American Journal of Cardiovascular Drugs

, Volume 2, Issue 1, pp 15–21 | Cite as

Management of Co-Existing Diabetes Mellitus and Dyslipidemia

Defining the Role of Thiazolidinediones
Therapy in Practice


The observed reduction in macrovascular outcomes in the United Kingdom Progressive Diabetes Study (UKPDS) trial in patients with type 2 diabetes mellitus (DM), treated intensively with insulin or sulfonylureas, was of borderline significance (p = 0.052). This may be because of the role of factors other than glycemic control in the etiology of macrovascular disease. The UKPDS and other studies have suggested that lipid parameters are potent predictors of adverse outcomes in patients with type 2 DM. In patients with DM, dyslipidemia is characterized by elevated serum triglycerides and low high density lipoprotein-cholesterol (HDL-C) with normal total serum cholesterol levels and usually accompanied by an elevation of atherogenic, small, dense low density lipoprotein-cholesterol (LDL-C) particles. Dyslipidemia is only partly corrected by dietary and lifestyle modifications and pharmacological glycemic control in patients with DM. Several guidelines, including those published by the New Zealand Heart Foundation, suggest that lipid-modifying therapies are appropriate in patients considered to be at high or very high risk of a cardiac event. This includes patients with established vascular disease. Some recent studies suggest that patients with type 2 DM have risk comparable to patients without DM, but have experienced previous myocardial infarction (MI). Subgroup analysis of trials including the Scandinavian Simvastatin Survival Study (4S) and Cholesterol and Recurrent Events (CARE), which included patients with DM, have shown a significant reduction in adverse outcomes, although many patients with DM and dyslipidemia were excluded. Of lipid-lowering drugs, fibric acid derivatives are probably the most appropriate for patients with DM and dyslipidemia and their role is being evaluated in large, long-term outcome studies such as Fenofibrate Intervention and Event Lowering in Diabetes (FIELD). Thiazolidinediones, a new class of compound for treating patients with type 2 DM, primarily exert their glucose-lowering effect by increasing insulin sensitivity at the level of skeletal muscle, and to a lesser extent, at the liver by decreasing hepatic glucose output. Some of their actions are mediated through binding and activation of the peroxisome proliferator-activated receptor-γ, a nuclear receptor that has a regulatory role in differentiation of cells, especially adipocytes. The nonhypoglycemic effects of thiazolidinediones, therefore, offer additional potential mechanisms for benefit in patients with type 2 DM and insulin resistance. Thiazolidinediones increase serum HDL-C levels. Troglitazone and pioglitazone have been shown to decrease serum triglyceride levels. Rosiglitazone, conversely has no significant effect on serum triglyceride levels. All of the thiazolidinediones increase serum LDL-C levels (pioglitazone to a lesser extent), although changes in the size of the LDL fraction may render it less susceptible to oxidation and, therefore, less atherogenic. A randomized comparative trial needs to be undertaken to determine whether true differences exist between the thiazolidinediones. Longer studies need to be undertaken to assess their effect on cardiovascular outcomes.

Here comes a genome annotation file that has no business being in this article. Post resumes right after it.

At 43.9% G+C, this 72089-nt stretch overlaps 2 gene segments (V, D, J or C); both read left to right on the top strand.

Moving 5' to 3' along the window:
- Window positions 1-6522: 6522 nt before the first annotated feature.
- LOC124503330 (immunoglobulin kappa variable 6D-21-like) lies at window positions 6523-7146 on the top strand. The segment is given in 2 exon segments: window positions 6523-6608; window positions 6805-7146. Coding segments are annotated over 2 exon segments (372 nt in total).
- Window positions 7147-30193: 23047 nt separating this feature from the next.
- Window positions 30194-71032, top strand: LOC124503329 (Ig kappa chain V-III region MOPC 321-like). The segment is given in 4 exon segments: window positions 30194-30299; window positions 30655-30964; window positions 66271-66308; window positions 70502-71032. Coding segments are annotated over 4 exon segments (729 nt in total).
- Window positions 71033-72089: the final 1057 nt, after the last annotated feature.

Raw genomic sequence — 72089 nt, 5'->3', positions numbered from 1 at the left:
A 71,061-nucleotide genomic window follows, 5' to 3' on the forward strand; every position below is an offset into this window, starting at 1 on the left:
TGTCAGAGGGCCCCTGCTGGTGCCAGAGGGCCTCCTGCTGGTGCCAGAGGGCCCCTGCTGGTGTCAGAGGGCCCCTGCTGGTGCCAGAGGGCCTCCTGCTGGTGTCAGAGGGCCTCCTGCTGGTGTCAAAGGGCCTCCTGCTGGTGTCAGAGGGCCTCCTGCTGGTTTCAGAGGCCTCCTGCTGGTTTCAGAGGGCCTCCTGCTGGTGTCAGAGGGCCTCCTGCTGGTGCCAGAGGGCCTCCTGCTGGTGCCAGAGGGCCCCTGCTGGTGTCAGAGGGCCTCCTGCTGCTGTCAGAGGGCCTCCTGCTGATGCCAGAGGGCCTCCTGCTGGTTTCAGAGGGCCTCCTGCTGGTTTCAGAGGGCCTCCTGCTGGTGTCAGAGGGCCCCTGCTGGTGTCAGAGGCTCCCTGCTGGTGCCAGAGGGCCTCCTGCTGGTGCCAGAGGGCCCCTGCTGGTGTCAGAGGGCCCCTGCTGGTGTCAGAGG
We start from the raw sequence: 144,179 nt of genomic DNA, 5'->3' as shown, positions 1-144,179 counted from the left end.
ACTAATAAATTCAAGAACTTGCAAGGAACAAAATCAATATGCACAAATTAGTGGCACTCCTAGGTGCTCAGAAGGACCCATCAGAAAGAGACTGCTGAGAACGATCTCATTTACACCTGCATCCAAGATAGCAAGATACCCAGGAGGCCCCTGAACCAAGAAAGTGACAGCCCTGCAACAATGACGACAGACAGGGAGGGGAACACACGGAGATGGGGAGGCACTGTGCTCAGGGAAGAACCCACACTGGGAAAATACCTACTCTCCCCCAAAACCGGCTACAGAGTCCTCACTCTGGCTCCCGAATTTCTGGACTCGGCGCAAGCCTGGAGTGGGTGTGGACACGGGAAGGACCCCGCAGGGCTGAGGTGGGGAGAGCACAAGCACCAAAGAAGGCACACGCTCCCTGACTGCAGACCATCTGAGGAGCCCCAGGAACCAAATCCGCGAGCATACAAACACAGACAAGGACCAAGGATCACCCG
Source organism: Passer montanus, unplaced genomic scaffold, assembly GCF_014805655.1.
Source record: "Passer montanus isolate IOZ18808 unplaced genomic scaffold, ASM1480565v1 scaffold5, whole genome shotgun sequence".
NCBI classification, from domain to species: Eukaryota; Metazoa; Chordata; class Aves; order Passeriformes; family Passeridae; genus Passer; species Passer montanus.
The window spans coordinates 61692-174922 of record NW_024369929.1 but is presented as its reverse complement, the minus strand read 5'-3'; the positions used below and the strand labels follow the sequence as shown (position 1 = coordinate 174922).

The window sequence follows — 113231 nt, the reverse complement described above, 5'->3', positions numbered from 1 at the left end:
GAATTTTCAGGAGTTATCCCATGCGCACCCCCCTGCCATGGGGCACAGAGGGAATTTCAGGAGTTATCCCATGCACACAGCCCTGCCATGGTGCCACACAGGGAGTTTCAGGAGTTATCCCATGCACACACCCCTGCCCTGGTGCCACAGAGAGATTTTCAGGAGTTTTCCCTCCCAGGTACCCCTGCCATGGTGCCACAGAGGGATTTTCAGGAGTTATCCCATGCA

1. 1.
    King H, Rewers W, WHO Ad Hoc Diabetes Reporting Group. Global estimates for prevalence of diabetes mellitus and impaired glucose tolerance in adults. Diabetes Care 1993; 16: 157–77PubMedCrossRefGoogle Scholar
  2. 2.
    Ministry of Health. Diabetes Prevention and Control, The Public Health Issues. The Background Paper. Wellington: Ministry of Health, 1997Google Scholar
  3. 3.
    Simmons D. Diabetes and its complications in New Zealand: an epidemiological perspective. N Z Med J 1996; 109: 245–7PubMedGoogle Scholar
  4. 4.
    Florkowski CM, Scott RS, Moir CL, et al. Lipid but not glycemic parameters predict total mortality from non-insulin dependent diabetes mellitus in Canterbury, New Zealand. Diabet Med 1998; 15: 386–92PubMedCrossRefGoogle Scholar
  5. 5.